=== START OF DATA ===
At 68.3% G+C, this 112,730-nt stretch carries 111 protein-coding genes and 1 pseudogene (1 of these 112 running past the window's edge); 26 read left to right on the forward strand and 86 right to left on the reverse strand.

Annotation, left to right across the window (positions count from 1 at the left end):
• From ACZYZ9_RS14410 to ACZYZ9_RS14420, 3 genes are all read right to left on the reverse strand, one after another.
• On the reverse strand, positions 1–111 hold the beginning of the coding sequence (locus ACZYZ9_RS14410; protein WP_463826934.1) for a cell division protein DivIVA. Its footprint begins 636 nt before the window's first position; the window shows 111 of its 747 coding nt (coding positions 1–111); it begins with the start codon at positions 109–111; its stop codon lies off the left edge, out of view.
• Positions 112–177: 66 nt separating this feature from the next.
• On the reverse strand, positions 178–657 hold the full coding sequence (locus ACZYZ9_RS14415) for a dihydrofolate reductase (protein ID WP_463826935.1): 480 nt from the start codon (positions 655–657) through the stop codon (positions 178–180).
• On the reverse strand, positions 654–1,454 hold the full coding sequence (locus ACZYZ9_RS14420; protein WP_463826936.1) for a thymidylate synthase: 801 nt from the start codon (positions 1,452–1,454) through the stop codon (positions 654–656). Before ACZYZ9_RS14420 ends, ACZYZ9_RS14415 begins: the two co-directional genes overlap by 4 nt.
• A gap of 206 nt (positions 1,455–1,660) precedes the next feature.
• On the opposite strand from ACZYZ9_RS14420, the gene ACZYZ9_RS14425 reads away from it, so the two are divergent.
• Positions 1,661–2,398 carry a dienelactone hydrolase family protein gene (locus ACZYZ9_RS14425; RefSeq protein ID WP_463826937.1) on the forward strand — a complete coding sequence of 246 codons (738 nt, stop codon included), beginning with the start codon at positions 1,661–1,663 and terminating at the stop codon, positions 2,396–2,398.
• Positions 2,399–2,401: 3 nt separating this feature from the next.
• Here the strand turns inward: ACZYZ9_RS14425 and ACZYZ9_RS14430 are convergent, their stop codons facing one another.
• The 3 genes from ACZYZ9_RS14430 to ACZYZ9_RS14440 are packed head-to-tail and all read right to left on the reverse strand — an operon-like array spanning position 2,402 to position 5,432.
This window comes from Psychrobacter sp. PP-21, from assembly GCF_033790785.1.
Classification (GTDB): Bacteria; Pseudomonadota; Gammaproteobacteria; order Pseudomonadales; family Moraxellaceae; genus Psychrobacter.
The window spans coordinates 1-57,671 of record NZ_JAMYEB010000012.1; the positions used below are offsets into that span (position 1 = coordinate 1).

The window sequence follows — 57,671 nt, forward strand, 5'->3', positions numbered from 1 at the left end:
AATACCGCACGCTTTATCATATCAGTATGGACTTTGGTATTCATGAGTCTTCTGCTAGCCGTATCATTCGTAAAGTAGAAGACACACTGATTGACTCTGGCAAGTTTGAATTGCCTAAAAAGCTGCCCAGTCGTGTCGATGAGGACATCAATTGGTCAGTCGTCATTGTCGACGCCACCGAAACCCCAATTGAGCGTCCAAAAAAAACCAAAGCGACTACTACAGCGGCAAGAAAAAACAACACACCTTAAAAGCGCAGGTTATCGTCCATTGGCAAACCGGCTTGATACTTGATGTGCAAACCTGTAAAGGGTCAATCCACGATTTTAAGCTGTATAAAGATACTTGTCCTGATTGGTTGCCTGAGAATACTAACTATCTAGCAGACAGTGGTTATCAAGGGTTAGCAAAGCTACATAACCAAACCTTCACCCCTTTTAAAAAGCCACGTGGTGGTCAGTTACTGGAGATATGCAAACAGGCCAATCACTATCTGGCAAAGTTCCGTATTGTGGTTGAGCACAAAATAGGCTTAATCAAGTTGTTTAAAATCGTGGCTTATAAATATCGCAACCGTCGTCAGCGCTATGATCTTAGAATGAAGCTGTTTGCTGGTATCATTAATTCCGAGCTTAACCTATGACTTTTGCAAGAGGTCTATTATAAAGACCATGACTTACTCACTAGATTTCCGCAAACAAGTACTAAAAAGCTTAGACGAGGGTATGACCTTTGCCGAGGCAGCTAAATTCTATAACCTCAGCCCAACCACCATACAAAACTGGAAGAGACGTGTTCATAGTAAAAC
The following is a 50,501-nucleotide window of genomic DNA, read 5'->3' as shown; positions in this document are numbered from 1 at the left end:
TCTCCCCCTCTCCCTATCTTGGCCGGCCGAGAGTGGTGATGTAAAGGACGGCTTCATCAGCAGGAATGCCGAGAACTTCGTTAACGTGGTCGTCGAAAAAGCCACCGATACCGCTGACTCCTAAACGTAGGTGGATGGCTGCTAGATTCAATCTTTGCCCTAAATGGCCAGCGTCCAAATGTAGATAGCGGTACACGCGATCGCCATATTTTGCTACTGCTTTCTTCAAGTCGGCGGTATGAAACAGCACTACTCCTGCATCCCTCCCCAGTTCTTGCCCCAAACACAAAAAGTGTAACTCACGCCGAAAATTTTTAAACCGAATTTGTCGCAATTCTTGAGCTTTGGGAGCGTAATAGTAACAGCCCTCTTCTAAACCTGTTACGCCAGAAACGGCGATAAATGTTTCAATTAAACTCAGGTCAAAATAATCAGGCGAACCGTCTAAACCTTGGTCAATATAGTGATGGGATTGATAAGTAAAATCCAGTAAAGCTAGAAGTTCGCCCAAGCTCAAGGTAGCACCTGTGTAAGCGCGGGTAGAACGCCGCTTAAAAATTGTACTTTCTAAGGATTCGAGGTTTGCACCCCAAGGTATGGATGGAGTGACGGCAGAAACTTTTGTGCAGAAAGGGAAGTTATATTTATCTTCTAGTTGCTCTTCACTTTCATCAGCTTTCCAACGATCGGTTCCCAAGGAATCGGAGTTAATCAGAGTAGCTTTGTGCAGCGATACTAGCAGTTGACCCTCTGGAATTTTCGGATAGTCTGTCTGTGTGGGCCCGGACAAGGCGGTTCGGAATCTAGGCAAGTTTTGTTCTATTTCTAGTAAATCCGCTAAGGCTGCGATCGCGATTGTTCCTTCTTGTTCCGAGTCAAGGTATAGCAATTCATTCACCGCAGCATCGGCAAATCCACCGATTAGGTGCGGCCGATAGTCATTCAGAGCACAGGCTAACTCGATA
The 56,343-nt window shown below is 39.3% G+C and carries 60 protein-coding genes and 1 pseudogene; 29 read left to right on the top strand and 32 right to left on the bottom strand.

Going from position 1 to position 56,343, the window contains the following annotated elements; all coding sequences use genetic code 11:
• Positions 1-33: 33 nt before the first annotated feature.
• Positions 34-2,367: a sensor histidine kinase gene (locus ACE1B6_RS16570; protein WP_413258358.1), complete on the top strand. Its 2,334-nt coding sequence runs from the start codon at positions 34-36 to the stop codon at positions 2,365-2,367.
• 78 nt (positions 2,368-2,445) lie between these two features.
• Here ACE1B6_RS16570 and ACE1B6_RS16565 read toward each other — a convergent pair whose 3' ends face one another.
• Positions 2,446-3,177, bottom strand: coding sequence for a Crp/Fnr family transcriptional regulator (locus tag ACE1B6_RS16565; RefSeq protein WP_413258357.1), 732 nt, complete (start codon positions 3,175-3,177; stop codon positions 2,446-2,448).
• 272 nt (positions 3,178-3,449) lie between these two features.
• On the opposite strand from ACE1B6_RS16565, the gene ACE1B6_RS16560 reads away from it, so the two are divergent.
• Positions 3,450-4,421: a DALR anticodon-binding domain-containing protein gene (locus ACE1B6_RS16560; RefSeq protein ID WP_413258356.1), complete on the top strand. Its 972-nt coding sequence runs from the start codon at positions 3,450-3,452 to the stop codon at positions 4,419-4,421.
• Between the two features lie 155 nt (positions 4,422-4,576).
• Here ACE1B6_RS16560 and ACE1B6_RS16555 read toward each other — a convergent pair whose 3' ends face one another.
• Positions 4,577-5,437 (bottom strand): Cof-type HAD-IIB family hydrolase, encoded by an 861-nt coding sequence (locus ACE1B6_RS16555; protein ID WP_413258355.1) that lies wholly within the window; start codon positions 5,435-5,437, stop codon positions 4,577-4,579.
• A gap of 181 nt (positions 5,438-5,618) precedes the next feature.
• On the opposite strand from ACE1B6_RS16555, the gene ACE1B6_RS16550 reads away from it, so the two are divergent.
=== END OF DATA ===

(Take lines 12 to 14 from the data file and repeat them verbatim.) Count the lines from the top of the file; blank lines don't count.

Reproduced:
• Here the strand turns inward: ACZYZ9_RS14425 and ACZYZ9_RS14430 are convergent, their stop codons facing one another.
• The 3 genes from ACZYZ9_RS14430 to ACZYZ9_RS14440 are packed head-to-tail and all read right to left on the reverse strand — an operon-like array spanning position 2,402 to position 5,432.
This window comes from Psychrobacter sp. PP-21, from assembly GCF_033790785.1.